The value of law enforcement partnerships has been evident far beyond the state line and Louisiana’s neighboring states. In late October of last year, Hurricane Sandy made landfall in New Jersey delivering a devastating blow to the Garden State. Although much of the northeast U.S. coastline felt the effects of Sandy, the Jersey shore received a disproportionate share of the damage. Sandy’s hurricane force winds and storm surge left the Jersey shore crippled with damaged infrastructure—including dwellings, roadways, and power and water systems. As New Jersey officials reached out across the United States for assistance, two of the agencies to initially heed the call were the state police from Louisiana and Mississippi. Not that long ago, Louisiana and Mississippi suffered the devastating effects of Hurricanes Katrina and Rita, and the New Jersey State Police was one of the first agencies to deploy resources to the Louisiana and Mississippi region. Although Katrina and Rita were more than seven years ago, the memories of New Jersey state troopers patrolling the Gulf Coast still resonate with public safety personnel and citizens. After Sandy, it was not just an opportunity to assist but a duty to repay the service of New Jersey public safety officials by immediately deploying resources to the Jersey shore. Over 300 Louisiana state troopers volunteered for a 25-person, 30-day deployment.
The primary mission was to support New Jersey law enforcement in maintaining order, protecting life and property, and promoting recovery. However, the deployed troopers quickly found their mission to be much greater than simply providing security. Their mission became one of providing counsel and hope. Most of the deployed troopers had experience dealing with the aftermath of hurricanes, having lived and worked through Katrina and Rita. Some of them had been personally affected by Katrina and Rita. Many had to evacuate their families, and many also lost their personal property during the storms. The Louisiana troopers spent time visiting with New Jersey public safety officials and citizens hit hardest by Sandy and recognized that familiar look of despair on their faces. It was the same look of despair citizens had experienced after Katrina and Rita. Giving people hope that their homes, their communities, and their lives would eventually return to normal became the mission—beyond safety and security.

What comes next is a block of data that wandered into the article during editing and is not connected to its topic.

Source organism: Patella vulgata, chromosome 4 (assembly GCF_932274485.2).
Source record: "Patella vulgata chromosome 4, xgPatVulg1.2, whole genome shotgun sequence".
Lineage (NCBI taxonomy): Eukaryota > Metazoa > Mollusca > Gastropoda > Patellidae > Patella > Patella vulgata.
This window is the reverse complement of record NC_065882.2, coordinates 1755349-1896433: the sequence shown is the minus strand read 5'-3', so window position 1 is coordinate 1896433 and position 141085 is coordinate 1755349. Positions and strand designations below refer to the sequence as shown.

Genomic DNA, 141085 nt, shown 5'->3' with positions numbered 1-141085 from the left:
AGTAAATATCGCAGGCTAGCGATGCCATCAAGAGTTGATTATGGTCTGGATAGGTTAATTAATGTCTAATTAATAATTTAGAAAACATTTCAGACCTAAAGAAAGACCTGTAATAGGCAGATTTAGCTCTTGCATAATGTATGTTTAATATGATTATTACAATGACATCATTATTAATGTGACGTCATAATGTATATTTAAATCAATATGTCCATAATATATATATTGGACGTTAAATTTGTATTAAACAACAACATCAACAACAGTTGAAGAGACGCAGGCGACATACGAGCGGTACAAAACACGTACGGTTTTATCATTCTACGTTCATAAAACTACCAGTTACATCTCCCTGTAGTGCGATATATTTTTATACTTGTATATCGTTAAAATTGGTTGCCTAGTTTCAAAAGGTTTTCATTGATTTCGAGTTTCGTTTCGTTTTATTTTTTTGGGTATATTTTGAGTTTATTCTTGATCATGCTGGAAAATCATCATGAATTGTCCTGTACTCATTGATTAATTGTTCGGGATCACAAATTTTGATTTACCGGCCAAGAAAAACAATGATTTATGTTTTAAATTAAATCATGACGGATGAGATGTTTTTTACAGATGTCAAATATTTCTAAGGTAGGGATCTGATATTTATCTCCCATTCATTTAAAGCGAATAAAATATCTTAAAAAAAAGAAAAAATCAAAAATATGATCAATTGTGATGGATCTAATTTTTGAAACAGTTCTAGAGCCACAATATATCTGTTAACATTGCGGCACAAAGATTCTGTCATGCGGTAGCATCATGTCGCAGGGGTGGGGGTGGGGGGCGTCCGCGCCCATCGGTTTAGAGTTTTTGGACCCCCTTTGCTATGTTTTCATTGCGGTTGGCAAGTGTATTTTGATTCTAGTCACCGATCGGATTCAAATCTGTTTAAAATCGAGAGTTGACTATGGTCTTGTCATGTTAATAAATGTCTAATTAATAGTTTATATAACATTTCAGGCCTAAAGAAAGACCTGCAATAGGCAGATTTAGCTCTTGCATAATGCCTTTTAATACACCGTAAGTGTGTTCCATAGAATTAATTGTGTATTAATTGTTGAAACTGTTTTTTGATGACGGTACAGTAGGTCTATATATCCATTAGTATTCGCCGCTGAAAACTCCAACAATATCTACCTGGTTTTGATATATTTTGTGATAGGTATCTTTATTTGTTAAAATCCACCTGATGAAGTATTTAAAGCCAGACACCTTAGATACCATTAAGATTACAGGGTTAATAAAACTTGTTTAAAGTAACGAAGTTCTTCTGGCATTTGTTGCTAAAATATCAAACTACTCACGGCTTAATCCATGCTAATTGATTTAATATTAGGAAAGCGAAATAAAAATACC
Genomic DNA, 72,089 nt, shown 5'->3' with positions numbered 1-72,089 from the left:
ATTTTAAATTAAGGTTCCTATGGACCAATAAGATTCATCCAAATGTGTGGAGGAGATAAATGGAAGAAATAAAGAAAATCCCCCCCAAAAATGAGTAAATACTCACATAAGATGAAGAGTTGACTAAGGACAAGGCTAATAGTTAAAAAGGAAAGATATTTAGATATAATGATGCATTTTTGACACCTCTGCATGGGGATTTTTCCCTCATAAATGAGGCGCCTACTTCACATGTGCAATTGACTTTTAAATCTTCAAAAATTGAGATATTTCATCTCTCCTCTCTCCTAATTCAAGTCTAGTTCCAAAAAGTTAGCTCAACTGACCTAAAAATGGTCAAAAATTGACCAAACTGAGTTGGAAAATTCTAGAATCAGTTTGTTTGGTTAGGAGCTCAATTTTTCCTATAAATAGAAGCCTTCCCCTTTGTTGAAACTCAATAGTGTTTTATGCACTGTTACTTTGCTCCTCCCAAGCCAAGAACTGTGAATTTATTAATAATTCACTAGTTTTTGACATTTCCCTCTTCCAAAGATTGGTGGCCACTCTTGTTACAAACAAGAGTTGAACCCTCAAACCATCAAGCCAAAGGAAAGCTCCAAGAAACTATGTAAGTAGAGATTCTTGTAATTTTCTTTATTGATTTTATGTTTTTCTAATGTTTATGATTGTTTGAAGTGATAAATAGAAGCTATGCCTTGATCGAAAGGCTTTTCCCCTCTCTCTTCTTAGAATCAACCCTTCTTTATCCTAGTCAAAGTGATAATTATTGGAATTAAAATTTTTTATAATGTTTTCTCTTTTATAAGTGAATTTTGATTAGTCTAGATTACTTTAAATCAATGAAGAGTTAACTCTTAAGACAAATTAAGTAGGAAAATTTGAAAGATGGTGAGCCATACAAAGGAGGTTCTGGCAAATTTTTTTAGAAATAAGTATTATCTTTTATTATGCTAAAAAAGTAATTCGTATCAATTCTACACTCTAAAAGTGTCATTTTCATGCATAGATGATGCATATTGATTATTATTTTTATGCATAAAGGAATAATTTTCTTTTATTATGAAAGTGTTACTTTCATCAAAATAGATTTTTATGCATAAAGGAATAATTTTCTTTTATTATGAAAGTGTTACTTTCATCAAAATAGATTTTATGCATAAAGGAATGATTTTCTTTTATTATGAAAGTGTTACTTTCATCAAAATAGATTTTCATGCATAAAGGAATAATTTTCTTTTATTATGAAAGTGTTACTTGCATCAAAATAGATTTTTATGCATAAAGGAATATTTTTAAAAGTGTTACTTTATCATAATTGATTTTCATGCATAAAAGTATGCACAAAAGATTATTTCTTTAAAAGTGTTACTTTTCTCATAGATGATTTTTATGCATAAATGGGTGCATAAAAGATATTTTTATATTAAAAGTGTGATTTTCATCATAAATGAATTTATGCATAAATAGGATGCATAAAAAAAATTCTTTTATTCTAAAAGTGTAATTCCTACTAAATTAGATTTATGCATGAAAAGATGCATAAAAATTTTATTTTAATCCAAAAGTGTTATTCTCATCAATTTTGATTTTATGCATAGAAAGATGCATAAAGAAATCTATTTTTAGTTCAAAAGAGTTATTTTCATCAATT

Partnerships are the key to success in law enforcement. When law enforcement executives establish relationships, communicate, plan, and execute plans properly, the citizens win. The public does not care about the color of the uniforms or the shape of the badges. They want to know only that there will be a response when they need assistance. It is part of the law enforcement oath and obligation. As law enforcement continues to build upon these professional relationships, it will directly contribute to safer communities. So whether it is a first meeting with a newly elected sheriff, planning for the evacuation of the Gulf Coast or executing a security mission in the Northeast, partnerships must be a priority. The public expects nothing less. ♦
Please cite as:
Mike Edmonson, "Law Enforcement Partnerships: Now the Norm, Not the Exception," The Police Chief 80 (August 2013): 102103.